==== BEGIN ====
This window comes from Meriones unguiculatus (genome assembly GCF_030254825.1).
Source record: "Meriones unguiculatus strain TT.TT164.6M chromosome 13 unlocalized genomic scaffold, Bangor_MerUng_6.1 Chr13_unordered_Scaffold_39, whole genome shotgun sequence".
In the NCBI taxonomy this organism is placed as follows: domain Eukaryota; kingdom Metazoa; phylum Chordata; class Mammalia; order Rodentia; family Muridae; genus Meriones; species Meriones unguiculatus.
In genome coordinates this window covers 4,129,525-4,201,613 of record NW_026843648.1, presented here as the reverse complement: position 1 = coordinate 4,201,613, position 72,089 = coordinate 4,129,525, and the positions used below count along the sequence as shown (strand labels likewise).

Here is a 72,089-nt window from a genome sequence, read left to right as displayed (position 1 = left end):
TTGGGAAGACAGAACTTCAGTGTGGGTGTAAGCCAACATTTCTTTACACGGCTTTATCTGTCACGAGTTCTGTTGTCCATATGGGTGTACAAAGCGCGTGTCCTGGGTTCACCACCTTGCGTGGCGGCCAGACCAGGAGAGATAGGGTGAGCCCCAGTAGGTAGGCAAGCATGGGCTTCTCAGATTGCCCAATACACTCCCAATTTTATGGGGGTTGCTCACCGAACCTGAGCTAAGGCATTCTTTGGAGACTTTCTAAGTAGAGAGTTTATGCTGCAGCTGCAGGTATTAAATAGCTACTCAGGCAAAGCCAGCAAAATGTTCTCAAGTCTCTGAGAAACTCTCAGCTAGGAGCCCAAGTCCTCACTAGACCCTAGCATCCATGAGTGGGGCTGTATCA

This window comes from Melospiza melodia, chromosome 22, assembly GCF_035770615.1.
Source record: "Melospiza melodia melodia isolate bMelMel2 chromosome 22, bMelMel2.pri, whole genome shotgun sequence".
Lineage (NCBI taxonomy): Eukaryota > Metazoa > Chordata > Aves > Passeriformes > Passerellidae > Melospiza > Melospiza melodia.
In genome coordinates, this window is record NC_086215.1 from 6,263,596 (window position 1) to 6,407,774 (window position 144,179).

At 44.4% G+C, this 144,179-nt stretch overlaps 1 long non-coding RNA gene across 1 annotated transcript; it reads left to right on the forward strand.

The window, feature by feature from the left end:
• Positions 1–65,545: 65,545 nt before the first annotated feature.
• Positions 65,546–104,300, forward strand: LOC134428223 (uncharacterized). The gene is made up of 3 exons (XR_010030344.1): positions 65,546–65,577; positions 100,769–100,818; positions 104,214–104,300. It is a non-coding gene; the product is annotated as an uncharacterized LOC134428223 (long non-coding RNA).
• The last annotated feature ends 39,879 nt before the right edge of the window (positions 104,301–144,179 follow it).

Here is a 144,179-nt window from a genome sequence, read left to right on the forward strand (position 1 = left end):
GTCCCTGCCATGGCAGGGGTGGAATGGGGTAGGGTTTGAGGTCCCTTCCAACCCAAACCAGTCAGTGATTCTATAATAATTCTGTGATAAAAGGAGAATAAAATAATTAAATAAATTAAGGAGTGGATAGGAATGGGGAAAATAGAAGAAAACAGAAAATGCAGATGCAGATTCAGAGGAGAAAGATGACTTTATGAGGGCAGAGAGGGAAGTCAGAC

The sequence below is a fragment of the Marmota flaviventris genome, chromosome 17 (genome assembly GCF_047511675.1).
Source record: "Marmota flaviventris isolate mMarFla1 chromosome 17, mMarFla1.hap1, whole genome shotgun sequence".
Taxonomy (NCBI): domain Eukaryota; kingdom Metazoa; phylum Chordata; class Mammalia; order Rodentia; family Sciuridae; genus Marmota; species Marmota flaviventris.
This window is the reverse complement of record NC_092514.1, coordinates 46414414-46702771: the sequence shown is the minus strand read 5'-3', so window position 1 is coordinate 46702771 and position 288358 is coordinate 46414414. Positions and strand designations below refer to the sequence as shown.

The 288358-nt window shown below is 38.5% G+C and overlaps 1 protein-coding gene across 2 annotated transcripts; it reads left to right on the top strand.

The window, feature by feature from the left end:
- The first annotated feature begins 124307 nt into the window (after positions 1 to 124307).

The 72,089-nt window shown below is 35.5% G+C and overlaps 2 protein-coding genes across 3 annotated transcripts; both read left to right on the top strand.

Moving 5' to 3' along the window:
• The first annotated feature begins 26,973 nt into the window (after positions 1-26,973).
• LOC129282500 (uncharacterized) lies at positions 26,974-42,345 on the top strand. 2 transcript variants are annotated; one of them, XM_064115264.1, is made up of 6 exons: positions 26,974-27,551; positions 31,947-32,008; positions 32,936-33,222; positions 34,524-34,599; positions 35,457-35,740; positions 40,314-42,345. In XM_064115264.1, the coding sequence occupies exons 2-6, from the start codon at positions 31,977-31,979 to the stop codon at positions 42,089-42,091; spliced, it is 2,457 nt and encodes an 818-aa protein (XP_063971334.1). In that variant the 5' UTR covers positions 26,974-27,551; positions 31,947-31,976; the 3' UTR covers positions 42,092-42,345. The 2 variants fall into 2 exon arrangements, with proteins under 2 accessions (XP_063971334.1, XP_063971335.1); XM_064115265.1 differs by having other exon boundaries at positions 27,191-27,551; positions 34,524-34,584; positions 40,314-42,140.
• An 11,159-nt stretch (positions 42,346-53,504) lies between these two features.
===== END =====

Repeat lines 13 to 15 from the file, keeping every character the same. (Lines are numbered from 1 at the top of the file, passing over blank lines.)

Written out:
• Positions 1–65,545: 65,545 nt before the first annotated feature.
• Positions 65,546–104,300, forward strand: LOC134428223 (uncharacterized). The gene is made up of 3 exons (XR_010030344.1): positions 65,546–65,577; positions 100,769–100,818; positions 104,214–104,300. It is a non-coding gene; the product is annotated as an uncharacterized LOC134428223 (long non-coding RNA).
• The last annotated feature ends 39,879 nt before the right edge of the window (positions 104,301–144,179 follow it).